Work the stitches of the heel flap and arrange evenly on 2 needles (they will be called 1 & 4 again). With needle 1, pick up and knit 1 stitch into each edge stitch on side of heel (1 stitch for every 2 rows, if you didn't do the garter edge). Check your pattern or see the equation for correct number of stitches to pick up for your particular sock size. Then make 1 knitwise through back of loop in the corner of the sock between needles 1 & 2. Knit stitches on needles 2 & 3 (upper foot). Make 1 stitch knitwise tbl (through back of loop) between needles 3 & 4. Pick up 1 stitch for every edge stitch, just like you did on the other side. Knit remaining stitches. There are now more stitches on needles 1 & 4 than on needles 2 & 3. Needles 1 & 4, however, should have an equal number of stitches!
To make gusset:
The extra stitches on needles 1 & 4 now have to be decreased again for the gusset as follows: on 3rd following round, work to 3 stitches from end of needle 1 and work K2 together, K1. Knit across needles 2 & 3. On needle 4, K1, slip 1 knitwise, K1, pass slipped stitch over, then knit remaining stitches. Repeat these decreases on ever 3rd round until there are the same number of stitches on all needles.
Make the foot of the sock as long as you require it, ending at the base of the toes. On patterned socks, work in respective pattern over stitches on needles 2 & 3, and in stockinet stitch over those on needles 1 & 4.
Shaping the toe:
Work toe decreases as follows:
Needle 1: work to 3 stitches from end of of needle - K 2 together, K1
Needle 2: K1, slip 1 knitwise, pass slipped stitch over. Knit remaining stitches.
Needle 3: Knit to 3 stitches from end of needle. K2 together, K1
Needle 4: K1, slip 1 knitwise, pass slipped stitch over. Knit remaining stitches.
Repeat these decreases on every 3rd round, then on every 2nd round, then on every round until just 8 stitches remain on the needles. Then either bring the double yarn through these stitches and fasten off firmly, or graft the edges together. Personally, I like the grafting, because I think it makes a stronger and nicer looking finish.
Grafting the toe:
Knit the stitches from needle 1 onto the end of needle 4. Put stitches from needles 2 & 3 together onto one knitting needle. Now you should have only 2 knitting needles with equal number of stitches on each. Cut thread, leaving about 12 inches for fastening.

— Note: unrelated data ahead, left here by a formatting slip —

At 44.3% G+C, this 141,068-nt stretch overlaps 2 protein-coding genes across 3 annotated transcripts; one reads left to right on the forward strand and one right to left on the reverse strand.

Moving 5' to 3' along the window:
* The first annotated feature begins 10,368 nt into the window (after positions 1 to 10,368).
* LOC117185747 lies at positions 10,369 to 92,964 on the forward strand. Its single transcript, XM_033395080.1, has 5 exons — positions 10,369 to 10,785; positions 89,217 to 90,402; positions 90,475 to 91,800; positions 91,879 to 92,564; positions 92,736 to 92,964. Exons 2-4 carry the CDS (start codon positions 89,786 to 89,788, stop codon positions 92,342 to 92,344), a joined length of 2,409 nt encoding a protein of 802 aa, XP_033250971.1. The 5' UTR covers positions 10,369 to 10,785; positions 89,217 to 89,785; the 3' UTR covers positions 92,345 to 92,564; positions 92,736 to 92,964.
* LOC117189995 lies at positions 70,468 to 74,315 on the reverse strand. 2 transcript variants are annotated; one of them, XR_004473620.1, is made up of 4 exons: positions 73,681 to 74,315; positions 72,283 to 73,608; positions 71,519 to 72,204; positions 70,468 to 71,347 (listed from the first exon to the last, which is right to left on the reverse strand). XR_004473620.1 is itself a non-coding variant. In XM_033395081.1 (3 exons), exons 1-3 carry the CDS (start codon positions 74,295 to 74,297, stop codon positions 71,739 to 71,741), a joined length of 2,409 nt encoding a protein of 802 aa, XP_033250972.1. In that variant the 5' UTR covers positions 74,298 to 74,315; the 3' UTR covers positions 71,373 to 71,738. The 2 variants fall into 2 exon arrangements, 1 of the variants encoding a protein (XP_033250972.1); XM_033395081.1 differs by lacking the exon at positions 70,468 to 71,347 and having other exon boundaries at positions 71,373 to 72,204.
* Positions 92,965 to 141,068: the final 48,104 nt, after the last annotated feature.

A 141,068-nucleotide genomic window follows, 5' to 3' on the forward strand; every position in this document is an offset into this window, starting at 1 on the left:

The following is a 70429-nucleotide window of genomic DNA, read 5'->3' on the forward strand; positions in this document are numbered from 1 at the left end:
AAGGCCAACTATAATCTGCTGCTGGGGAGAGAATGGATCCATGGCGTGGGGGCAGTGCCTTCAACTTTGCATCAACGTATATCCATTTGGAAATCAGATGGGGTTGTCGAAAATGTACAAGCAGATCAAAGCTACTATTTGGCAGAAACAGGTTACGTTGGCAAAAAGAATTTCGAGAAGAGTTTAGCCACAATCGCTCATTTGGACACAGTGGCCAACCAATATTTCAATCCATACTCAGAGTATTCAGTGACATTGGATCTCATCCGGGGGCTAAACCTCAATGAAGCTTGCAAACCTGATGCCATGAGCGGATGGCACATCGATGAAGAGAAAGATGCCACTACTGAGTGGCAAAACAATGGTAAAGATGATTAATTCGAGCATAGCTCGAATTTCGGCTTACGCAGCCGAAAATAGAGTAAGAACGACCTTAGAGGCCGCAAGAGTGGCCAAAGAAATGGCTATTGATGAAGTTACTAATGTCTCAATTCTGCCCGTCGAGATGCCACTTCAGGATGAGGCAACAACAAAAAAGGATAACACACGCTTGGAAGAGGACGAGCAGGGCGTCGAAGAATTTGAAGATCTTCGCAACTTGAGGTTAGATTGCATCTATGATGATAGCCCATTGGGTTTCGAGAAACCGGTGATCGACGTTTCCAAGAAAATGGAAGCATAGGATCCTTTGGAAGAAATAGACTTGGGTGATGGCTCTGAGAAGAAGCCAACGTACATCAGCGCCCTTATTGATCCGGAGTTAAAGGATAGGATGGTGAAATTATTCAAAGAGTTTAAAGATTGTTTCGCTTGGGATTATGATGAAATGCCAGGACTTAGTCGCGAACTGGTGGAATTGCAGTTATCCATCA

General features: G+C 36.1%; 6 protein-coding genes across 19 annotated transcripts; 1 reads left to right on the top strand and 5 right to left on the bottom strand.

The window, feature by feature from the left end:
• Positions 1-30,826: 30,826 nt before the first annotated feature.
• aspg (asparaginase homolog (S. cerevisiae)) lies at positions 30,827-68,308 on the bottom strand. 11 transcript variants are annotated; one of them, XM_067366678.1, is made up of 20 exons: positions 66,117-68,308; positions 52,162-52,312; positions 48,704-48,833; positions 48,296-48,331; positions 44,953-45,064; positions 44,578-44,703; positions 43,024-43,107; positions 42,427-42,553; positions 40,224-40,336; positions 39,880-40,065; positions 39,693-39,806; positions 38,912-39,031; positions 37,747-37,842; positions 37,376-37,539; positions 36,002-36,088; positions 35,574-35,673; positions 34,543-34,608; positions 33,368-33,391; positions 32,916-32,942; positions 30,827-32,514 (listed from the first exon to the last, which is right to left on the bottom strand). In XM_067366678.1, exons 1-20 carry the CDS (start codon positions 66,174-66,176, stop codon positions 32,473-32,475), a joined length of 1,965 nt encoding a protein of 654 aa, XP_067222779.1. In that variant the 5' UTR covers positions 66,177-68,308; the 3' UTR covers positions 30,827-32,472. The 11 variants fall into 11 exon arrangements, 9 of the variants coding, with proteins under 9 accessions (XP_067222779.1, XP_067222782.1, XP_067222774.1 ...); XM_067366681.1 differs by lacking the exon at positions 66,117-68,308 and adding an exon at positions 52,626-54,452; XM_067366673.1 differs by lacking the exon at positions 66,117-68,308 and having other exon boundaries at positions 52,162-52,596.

Thread a darning needle with the yarn left at toe. *Inserting needle as for knitting into 1st st on front knitting needle, draw yarn through the st and slip the st off the knitting needle. Inserting needle as for purling into 2nd st on front knitting needle, draw yarn through and leave st on knitting needle. Taking yarn under front knitting needle, insert needle as for purling into 1st st on back knitting needle. Draw yarn through this st and slip the st off. Inserting needle as for knitting into 2nd st of back knitting needle, draw yarn through and let st remain on the knitting needle. Bring yarn forward under the knitting needles and repeat from * until all stitches are worked off. Darn in end. Press lightly.
Congratulations! You've knit a sock!
For Advanced Knitters
I've found that in order to knit a basic sock, you really just need a mathematical sequence:
Number of stitches to cast on - any number that fits the specific leg, as long as you can divide it by 4
Length of leg - as required
Number of stitches for heel - 1/2 of stitches originally cast on
How to divide the stitches for turning the heel - divide the heel stitches in thirds. If it doesn't work out evenly, always make sure that your center panel is the wider of the 3, having an even number of stitches in it.
For example, if you have 20 heel stitches, divided by 3, the panels would be 6, 8, and 6 wide.
Number of stitches to pick up - 1/4 of the number originally cast on
Another example, if you have 16 heel stitches, they would divide into 5, 6, and 5 wide.
Decrease the gusset - every 3rd round until you're back to the number of stitches originally cast on
Length of foot - as required to base of toes
Shaping toe - begin by decreasing every 3rd round (usually only once or twice). Decrease most of the stitches every second round. The last few rounds, decrease every time, to make a nicely shaped toe.
Graft the few remaining stitches together